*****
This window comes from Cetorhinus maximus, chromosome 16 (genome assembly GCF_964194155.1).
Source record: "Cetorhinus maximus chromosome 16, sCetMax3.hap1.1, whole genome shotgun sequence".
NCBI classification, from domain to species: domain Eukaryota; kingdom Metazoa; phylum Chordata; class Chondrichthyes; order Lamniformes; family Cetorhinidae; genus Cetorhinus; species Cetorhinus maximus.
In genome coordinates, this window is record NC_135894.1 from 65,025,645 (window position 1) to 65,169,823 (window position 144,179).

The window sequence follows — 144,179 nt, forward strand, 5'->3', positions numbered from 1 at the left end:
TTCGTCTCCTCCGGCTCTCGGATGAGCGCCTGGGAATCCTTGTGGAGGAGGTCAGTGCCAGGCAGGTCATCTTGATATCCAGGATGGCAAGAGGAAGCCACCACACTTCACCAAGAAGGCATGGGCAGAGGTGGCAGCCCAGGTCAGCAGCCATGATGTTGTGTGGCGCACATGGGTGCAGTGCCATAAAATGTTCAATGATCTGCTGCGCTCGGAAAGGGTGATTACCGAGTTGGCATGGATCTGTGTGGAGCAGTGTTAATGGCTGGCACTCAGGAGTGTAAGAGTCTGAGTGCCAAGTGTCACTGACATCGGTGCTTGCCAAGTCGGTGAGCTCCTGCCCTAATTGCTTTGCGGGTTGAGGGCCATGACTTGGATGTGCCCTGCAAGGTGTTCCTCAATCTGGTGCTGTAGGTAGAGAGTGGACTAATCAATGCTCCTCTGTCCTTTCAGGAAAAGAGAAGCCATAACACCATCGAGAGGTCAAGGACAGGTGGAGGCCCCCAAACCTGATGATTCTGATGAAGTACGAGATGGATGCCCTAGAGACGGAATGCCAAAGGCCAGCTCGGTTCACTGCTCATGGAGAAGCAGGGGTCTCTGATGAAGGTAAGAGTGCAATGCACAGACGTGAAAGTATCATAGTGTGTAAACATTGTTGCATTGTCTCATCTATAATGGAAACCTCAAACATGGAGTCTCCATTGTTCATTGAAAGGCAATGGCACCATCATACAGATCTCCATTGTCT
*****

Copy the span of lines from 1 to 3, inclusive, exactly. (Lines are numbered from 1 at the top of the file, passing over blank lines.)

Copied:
This window comes from Cetorhinus maximus, chromosome 16 (genome assembly GCF_964194155.1).
Source record: "Cetorhinus maximus chromosome 16, sCetMax3.hap1.1, whole genome shotgun sequence".
NCBI classification, from domain to species: domain Eukaryota; kingdom Metazoa; phylum Chordata; class Chondrichthyes; order Lamniformes; family Cetorhinidae; genus Cetorhinus; species Cetorhinus maximus.